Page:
Ipswich: Stroke victim, 70, wins national volunteer award

A COURAGEOUS Suffolk woman has won a national award for helping others to rebuild their lives following brain injuries, despite living with the long-term effects of an injury herself.

Brenda Williams, from Flowton, near Ipswich, suffered a brain injury in March 2008 following a stroke and then lost her son Brett to a brain tumour later that year.

Yesterday the 70-year-old was named Volunteer of the Year by the brain injury charity Headway at a glittering ceremony held at London’s Dorchester Hotel.

Mrs Williams said: “It’s a great honour and I feel very privileged to have won. I’ve had a really great day in glamorous surroundings.

“I am representing a large number of people in the county and I’m delighted to accept such a prestigious honour.”

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Peter McCabe, chief executive of Headway, said: “Brenda is the type of person who will always put others first.

“It is incredibly rare to find someone who is as generous and giving with her time, energy and empathy as her.

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“Despite being beset with personal tragedy, she has never stopped her work in helping people rebuild their lives following brain injury.

“When she herself suffered a stroke, she simply stated that now she knew the practical as well as theoretical effects of a brain injury – and could therefore be of even greater help to others.

“That spirit of giving and unfaltering desire to help others is the reason why Brenda is Headway’s Volunteer of the Year.”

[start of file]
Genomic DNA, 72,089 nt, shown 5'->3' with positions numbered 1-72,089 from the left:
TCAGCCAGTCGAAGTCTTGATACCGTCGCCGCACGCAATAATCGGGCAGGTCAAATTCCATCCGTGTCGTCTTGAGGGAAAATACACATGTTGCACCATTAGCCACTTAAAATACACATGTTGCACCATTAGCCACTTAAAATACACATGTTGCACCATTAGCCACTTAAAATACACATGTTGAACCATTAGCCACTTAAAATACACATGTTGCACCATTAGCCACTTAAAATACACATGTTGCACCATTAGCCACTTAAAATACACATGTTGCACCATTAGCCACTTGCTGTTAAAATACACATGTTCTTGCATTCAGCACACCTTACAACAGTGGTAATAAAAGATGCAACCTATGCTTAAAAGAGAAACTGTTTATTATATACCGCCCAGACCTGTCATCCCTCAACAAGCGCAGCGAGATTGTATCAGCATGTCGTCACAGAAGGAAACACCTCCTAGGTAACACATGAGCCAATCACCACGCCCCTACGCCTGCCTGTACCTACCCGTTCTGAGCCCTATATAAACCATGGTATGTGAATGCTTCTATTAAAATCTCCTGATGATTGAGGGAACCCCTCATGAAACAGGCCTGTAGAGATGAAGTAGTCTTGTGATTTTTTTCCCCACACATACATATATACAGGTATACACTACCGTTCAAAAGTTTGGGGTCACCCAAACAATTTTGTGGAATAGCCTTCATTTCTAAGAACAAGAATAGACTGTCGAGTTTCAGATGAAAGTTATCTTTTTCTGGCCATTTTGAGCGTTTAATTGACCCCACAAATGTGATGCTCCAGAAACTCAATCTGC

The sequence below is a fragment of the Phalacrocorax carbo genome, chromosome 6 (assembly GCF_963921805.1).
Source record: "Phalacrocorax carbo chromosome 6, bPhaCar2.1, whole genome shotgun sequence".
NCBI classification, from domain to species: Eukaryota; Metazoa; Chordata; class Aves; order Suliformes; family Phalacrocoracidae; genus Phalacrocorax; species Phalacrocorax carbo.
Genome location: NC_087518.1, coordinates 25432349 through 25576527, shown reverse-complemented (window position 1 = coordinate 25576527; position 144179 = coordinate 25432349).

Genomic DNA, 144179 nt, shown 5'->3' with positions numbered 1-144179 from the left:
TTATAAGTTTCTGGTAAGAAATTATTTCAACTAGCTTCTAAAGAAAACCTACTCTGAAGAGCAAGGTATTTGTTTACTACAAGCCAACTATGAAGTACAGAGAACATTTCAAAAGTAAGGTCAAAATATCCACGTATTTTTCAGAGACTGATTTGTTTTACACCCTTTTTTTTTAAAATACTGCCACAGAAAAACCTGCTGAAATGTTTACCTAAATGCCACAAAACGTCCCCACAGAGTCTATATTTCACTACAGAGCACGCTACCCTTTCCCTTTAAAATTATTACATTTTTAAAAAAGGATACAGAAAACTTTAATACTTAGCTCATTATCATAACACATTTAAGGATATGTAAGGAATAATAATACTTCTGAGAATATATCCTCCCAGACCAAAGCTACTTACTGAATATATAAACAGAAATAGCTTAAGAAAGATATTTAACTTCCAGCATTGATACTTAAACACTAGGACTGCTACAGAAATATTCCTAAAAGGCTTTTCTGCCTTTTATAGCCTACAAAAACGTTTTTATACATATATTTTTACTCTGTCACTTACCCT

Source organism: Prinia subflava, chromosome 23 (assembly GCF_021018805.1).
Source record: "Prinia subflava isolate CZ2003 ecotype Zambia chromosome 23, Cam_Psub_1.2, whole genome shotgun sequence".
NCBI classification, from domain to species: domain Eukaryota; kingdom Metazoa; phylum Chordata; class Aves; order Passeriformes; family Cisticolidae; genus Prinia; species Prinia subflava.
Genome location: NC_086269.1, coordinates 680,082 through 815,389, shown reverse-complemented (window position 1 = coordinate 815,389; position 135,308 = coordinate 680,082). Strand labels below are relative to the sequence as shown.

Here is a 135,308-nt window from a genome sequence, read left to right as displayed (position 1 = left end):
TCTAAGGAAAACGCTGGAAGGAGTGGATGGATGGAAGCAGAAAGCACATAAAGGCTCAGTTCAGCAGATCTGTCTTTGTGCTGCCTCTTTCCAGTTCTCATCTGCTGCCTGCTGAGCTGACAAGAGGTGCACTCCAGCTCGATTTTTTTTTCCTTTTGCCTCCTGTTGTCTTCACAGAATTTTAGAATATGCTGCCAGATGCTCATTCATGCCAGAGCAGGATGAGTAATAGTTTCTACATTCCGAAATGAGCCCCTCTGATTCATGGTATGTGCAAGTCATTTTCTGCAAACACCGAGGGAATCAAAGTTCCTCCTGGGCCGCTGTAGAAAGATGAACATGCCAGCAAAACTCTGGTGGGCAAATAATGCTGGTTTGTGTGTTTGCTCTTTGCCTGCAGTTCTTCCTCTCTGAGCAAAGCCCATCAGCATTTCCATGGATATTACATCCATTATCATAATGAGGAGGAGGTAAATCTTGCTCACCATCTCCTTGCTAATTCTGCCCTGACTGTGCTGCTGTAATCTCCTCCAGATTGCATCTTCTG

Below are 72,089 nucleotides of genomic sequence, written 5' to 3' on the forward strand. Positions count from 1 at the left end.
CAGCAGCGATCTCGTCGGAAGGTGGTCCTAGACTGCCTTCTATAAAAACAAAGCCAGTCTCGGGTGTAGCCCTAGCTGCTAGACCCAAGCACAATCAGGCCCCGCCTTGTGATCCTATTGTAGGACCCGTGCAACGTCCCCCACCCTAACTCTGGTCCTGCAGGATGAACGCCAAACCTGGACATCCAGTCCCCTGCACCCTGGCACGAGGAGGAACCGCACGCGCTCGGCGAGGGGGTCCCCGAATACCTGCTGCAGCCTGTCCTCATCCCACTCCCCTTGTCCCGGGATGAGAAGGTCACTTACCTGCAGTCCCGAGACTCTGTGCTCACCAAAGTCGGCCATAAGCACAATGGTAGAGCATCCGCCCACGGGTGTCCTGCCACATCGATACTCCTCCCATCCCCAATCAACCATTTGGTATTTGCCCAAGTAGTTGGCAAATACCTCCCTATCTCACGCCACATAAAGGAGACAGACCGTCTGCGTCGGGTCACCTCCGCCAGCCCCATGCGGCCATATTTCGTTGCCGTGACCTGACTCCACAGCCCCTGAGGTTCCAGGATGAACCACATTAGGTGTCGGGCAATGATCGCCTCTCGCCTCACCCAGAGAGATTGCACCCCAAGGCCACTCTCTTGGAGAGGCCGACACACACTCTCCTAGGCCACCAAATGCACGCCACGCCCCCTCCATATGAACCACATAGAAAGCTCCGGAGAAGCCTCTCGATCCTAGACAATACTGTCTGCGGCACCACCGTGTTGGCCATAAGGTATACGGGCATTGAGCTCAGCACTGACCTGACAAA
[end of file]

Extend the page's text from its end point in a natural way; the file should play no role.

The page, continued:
Mrs Williams first became involved with the charity in 1995, having been introduced to it by a service user to whom she was giving free speech and language therapy.

Her involvement grew and by 2001 she had been asked to serve as a trustee on the board of directors. Since then she has sat on regional and national Headway committees to help guide and develop the charity.

It was while Mrs Williams was at Headway that she heard the news that her son Brett, who was in his late 30s, had been rushed to hospital.

Doctors discovered he had a terminal brain tumour. In the last two years of his life, Mrs Williams was a supportive mother and still continued her hard work at Headway.

Further tragedy struck when, just weeks before Brett’s death, Mrs Williams was involved in a road traffic accident.

She suffered a stroke two days later and was in hospital for 13 days. Incredibly, Mrs Williams didn’t give up but remained involved with Headway, stating that now she knew the practical as well as the theoretical implications of a stroke.

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